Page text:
US elections: and the winner is… Wall Street

Lutte Ouvrière workplace newsletter
November 2, 2020

We will soon find out the results of the U.S. presidential election.

Trump, the real estate magnate and reality show TV star, has been the capitalist class’s most zealous defender over the last four years. He lowered taxes for the wealthy and in the name of protectionism gave numerous handouts to major corporations such as Tesla, Amazon, Google and the like. Since the coronavirus epidemic has struck, the state has given unlimited amounts of money to companies in difficulty. Wall Street shares are back up to where they were in February while large parts of the population are sinking further into unemployment and poverty and are having to rely on food distribution.

The USA is the most powerful country in the world, the very symbol of modern capitalism. It’s home to the world’s top centers for medical research and advanced technologies, to some of the most innovative laboratories and renowned universities. And yet life expectancy is declining. That’s the price the population has paid to preserve the profits of private insurance companies and those of the healthcare and pharmaceutical industries. Trump minimized the dangers of the coronavirus, opposed all forms of lockdown and even suggested we use bleach to protect ourselves. As a result, the USA is now the country where the pandemic has caused the most deaths. In New York, the dead were even buried in mass graves. Slaughterhouse workers, farm laborers, healthcare professionals, public transport workers, caregivers, African Americans, Hispanics, migrants, poor people, in short the bulk of the working class has been hit the hardest.

Trump has reinforced racial hatred, filthy prejudices and reactionary ideas. He has called for the use of force against anti-racist protesters. He’s also a misogynist. Against women who want to have free control over their bodies he has appointed ultraconservative justices to the court who will likely challenge the right to abortion.

However, if his rival Joe Biden wins the election, nothing will change neither for workers in the U.S. nor for those around the world who suffer under the domination of US imperialism. Biden has half a century of good and loyal services to big business, first as senator and then as Obama’s vice president. It’s not surprising that his campaign took in more donations from major capitalists than Trump’s. Biden may be less rude and foolish than Trump but if he’s elected he’ll defend the rich against the poor just the same.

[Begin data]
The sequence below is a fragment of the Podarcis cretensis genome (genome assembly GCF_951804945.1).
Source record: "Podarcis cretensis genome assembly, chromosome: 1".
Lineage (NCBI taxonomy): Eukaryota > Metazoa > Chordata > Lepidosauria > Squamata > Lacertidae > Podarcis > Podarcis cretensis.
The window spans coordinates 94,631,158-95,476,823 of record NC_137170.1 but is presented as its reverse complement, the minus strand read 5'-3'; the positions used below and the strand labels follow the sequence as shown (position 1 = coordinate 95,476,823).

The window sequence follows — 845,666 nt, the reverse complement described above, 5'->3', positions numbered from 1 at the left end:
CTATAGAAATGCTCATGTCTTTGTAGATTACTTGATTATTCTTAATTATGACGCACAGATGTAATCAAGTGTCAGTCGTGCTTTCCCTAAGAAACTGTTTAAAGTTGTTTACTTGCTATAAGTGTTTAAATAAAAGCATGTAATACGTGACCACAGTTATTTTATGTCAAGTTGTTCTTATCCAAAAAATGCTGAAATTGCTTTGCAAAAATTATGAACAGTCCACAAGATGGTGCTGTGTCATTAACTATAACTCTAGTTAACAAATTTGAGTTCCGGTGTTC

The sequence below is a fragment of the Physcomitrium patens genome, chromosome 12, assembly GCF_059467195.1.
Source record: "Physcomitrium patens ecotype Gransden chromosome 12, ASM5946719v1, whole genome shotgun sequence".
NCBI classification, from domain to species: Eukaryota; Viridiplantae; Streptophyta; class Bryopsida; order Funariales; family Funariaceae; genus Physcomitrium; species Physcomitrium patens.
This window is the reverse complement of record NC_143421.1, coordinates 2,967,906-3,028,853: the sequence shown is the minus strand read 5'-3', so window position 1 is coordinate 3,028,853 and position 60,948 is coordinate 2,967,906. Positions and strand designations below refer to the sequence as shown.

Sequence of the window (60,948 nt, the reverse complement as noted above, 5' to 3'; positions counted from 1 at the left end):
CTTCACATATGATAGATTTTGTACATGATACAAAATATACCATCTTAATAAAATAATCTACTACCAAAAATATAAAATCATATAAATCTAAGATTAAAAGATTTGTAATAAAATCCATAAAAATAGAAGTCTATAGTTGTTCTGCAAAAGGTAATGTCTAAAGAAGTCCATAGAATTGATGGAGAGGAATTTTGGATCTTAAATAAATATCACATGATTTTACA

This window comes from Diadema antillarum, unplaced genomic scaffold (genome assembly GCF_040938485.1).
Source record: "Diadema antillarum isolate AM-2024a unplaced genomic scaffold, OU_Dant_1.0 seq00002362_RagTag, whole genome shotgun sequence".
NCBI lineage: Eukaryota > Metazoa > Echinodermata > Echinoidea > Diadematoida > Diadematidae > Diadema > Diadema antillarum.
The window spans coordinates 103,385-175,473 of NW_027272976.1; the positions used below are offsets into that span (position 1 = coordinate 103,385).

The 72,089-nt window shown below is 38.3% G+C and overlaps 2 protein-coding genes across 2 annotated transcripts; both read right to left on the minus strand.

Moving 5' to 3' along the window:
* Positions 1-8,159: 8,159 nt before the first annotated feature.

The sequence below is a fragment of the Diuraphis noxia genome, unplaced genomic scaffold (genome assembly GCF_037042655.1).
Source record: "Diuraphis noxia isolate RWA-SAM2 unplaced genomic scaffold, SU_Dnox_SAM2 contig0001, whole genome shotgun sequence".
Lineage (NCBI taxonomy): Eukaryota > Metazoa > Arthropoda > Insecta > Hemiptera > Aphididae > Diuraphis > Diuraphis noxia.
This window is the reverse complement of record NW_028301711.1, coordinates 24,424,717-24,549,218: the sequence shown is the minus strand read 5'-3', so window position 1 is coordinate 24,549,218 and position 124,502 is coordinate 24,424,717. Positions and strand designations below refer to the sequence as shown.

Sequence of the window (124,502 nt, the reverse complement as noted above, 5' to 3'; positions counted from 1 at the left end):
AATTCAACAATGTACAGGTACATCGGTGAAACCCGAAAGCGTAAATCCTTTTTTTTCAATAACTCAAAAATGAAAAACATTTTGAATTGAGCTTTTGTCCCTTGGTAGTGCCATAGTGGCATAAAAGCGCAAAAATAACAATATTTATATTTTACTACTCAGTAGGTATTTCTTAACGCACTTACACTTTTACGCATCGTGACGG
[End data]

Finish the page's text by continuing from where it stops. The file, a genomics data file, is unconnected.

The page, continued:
This election is taking place in a tense climate. Following the murder of George Floyd by a police officer in Minneapolis last May, millions of Americans protested in the streets against racism and police brutality both of which have plagued the country since the beginning as it was founded and built on the violence of slavery and segregation. Such protests are salutary. But far-right militias also demonstrated, encouraged by Trump. They had never actually disappeared, but a militiaman recently killed several anti-racist protesters, some tried to kidnap a governor and others marched around holding guns. If Trump loses, white supremacists might seek revenge, on African Americans, for example, like they did during segregation. And whatever the outcome of this election may be, they remain a real danger for the working class.

The USA is a reflection of our world. The crisis that has hit the US is also affecting workers in France. Here, too, social distress has caused its share of obscurantist, xenophobic and racist reactions and a surge in violence. French politicians are stirring up xenophobia, hatred of foreigners and Muslims and far-right activists such as those who paraded in Nice last week after the atrocious terrorist attack in a church, are biding their time.

What’s being played out in the US between Trump and Biden is also being played out here. In the past, younger generations and workers in the US have been a beacon of inspiration like in the 1960s when protests against the war in Vietnam and the fight for African American civil rights spurred other power struggles around the world. So, whatever the outcome of this election is, let’s hope that the workers in the U.S., the world’s leading power, won’t let the crisis get the worst of them. Let’s hope that they won’t let themselves sink into unemployment and poverty or be divided. Let’s hope that the working class will find its way back to the path of class struggle and fight against both the capitalists and their Trump- or Biden-like lackeys.